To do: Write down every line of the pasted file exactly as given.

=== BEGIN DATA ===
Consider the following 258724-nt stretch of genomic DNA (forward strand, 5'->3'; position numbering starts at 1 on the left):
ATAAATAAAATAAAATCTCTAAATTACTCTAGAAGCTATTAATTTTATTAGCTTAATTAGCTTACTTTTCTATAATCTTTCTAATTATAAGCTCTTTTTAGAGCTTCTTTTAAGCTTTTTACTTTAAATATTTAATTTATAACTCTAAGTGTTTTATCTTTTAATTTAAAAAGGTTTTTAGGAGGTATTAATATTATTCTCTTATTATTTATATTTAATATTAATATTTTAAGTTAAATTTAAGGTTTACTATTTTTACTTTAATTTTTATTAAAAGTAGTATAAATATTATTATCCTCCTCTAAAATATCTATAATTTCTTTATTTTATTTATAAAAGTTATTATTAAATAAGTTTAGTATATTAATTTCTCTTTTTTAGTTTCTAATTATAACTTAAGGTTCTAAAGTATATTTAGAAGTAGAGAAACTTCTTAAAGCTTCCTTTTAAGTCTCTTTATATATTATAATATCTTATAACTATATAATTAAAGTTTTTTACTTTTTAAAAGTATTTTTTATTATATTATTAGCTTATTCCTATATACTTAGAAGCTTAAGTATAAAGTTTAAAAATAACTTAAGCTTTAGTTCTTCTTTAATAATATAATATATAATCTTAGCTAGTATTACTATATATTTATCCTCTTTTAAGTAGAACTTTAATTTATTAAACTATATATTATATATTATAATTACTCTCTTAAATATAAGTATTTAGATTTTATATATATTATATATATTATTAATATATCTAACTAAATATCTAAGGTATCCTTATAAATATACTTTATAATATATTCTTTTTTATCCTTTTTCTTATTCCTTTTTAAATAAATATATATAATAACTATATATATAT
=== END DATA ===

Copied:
Consider the following 258724-nt stretch of genomic DNA (forward strand, 5'->3'; position numbering starts at 1 on the left):
ATAAATAAAATAAAATCTCTAAATTACTCTAGAAGCTATTAATTTTATTAGCTTAATTAGCTTACTTTTCTATAATCTTTCTAATTATAAGCTCTTTTTAGAGCTTCTTTTAAGCTTTTTACTTTAAATATTTAATTTATAACTCTAAGTGTTTTATCTTTTAATTTAAAAAGGTTTTTAGGAGGTATTAATATTATTCTCTTATTATTTATATTTAATATTAATATTTTAAGTTAAATTTAAGGTTTACTATTTTTACTTTAATTTTTATTAAAAGTAGTATAAATATTATTATCCTCCTCTAAAATATCTATAATTTCTTTATTTTATTTATAAAAGTTATTATTAAATAAGTTTAGTATATTAATTTCTCTTTTTTAGTTTCTAATTATAACTTAAGGTTCTAAAGTATATTTAGAAGTAGAGAAACTTCTTAAAGCTTCCTTTTAAGTCTCTTTATATATTATAATATCTTATAACTATATAATTAAAGTTTTTTACTTTTTAAAAGTATTTTTTATTATATTATTAGCTTATTCCTATATACTTAGAAGCTTAAGTATAAAGTTTAAAAATAACTTAAGCTTTAGTTCTTCTTTAATAATATAATATATAATCTTAGCTAGTATTACTATATATTTATCCTCTTTTAAGTAGAACTTTAATTTATTAAACTATATATTATATATTATAATTACTCTCTTAAATATAAGTATTTAGATTTTATATATATTATATATATTATTAATATATCTAACTAAATATCTAAGGTATCCTTATAAATATACTTTATAATATATTCTTTTTTATCCTTTTTCTTATTCCTTTTTAAATAAATATATATAATAACTATATATATAT